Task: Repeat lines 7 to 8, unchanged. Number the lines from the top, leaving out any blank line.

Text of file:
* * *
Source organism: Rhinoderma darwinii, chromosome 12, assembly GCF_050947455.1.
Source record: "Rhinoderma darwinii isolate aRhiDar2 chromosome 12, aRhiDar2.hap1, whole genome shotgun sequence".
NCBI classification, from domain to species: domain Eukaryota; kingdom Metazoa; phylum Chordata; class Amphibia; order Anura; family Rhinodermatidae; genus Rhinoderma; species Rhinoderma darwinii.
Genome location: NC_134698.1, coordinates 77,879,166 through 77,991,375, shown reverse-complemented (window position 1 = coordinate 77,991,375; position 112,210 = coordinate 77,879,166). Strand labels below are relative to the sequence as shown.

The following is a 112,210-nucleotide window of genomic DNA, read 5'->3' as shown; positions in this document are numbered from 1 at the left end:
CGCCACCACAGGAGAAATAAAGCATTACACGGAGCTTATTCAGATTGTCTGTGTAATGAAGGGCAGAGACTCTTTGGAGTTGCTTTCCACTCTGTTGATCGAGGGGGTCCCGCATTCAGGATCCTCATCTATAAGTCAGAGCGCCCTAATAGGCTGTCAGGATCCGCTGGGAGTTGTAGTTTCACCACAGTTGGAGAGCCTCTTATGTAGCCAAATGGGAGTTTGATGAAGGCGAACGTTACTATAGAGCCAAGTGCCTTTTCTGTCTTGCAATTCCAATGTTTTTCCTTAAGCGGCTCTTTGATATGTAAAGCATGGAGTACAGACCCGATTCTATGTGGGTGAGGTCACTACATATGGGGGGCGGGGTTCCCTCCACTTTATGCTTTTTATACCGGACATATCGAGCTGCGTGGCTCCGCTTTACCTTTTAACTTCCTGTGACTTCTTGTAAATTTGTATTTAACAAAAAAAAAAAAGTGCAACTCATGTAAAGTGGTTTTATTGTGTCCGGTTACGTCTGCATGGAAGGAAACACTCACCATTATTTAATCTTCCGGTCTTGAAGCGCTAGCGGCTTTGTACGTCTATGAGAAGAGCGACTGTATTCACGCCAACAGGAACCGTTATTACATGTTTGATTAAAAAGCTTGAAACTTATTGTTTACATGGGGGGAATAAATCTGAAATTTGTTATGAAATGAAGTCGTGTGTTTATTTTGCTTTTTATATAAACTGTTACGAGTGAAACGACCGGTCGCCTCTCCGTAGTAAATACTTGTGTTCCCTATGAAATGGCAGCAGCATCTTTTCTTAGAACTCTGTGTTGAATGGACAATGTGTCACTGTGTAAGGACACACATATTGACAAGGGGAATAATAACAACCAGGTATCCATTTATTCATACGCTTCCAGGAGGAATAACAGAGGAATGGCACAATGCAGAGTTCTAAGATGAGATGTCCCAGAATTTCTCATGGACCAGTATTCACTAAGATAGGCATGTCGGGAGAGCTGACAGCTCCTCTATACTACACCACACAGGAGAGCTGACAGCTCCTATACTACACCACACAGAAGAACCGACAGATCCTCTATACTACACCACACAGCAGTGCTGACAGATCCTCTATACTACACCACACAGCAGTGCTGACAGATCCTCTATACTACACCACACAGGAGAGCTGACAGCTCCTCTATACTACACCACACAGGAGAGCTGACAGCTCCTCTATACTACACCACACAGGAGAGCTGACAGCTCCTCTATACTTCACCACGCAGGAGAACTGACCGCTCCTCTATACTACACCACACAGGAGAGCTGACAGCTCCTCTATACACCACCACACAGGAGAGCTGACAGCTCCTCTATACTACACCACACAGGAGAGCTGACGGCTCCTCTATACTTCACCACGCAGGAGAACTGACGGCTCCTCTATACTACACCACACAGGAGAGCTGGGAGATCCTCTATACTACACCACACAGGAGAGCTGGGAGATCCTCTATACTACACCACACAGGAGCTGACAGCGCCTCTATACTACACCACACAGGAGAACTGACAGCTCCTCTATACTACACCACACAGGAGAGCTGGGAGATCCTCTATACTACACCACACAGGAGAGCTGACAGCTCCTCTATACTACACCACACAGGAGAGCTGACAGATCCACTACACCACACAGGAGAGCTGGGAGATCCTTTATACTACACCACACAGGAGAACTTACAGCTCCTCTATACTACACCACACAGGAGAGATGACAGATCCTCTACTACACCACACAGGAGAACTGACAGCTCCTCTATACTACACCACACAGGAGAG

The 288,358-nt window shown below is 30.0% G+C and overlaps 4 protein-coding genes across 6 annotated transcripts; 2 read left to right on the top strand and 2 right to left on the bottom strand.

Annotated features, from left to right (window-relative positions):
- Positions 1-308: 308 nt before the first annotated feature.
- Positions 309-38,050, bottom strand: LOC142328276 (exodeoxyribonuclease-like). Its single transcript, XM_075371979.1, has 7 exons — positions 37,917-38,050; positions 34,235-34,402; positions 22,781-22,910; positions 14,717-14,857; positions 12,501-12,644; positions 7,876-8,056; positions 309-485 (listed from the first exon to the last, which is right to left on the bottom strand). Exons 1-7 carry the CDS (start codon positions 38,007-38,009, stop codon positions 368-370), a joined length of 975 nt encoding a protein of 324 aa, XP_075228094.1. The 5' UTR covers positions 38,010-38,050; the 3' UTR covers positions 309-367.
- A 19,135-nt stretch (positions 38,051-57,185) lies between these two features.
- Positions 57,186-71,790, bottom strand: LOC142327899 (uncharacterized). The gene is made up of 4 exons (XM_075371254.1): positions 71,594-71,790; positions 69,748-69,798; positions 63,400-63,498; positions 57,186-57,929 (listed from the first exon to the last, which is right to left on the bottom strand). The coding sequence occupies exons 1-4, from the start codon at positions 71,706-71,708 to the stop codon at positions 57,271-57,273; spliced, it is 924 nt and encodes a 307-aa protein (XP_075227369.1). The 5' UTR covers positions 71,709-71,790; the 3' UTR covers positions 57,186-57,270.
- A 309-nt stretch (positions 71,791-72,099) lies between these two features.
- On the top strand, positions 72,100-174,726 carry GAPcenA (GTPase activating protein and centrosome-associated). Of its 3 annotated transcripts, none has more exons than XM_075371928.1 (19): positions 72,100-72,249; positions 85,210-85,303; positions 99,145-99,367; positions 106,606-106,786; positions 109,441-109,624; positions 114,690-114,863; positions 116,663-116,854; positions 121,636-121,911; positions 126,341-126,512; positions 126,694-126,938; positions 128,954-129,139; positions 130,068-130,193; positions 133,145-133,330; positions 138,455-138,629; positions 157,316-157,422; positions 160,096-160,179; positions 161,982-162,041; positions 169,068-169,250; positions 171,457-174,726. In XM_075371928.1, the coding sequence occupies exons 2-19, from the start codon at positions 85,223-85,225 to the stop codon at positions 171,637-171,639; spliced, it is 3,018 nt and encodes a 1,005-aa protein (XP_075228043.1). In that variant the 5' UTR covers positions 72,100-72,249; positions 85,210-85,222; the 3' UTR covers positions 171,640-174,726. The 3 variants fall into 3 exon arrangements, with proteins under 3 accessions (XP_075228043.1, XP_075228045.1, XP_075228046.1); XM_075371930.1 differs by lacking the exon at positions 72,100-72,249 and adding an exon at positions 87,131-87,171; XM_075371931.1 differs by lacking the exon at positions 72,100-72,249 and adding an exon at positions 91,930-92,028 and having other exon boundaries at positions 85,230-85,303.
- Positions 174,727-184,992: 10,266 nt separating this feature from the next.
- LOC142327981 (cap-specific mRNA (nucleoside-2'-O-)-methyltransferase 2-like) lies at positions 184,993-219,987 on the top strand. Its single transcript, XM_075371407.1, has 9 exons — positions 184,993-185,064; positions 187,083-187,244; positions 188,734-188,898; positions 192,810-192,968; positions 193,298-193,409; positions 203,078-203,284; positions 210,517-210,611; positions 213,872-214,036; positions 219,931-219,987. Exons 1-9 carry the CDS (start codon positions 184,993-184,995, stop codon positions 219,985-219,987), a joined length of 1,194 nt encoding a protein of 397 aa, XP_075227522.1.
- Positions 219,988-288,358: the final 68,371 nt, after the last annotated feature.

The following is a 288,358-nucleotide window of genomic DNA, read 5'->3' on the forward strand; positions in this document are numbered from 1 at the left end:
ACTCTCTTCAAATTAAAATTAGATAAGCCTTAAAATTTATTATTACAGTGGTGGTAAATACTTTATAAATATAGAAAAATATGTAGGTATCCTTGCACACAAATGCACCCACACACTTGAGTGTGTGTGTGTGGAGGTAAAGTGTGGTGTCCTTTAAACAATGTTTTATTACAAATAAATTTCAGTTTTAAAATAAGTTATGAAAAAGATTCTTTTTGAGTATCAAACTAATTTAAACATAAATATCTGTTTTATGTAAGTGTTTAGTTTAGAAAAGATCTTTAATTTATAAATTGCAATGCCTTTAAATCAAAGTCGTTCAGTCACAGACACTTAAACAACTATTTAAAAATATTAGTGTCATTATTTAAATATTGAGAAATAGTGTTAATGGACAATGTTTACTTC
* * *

The 288,358-nt window shown below is 30.0% G+C and overlaps 4 protein-coding genes across 6 annotated transcripts; 2 read left to right on the top strand and 2 right to left on the bottom strand.

Annotated features, from left to right (window-relative positions):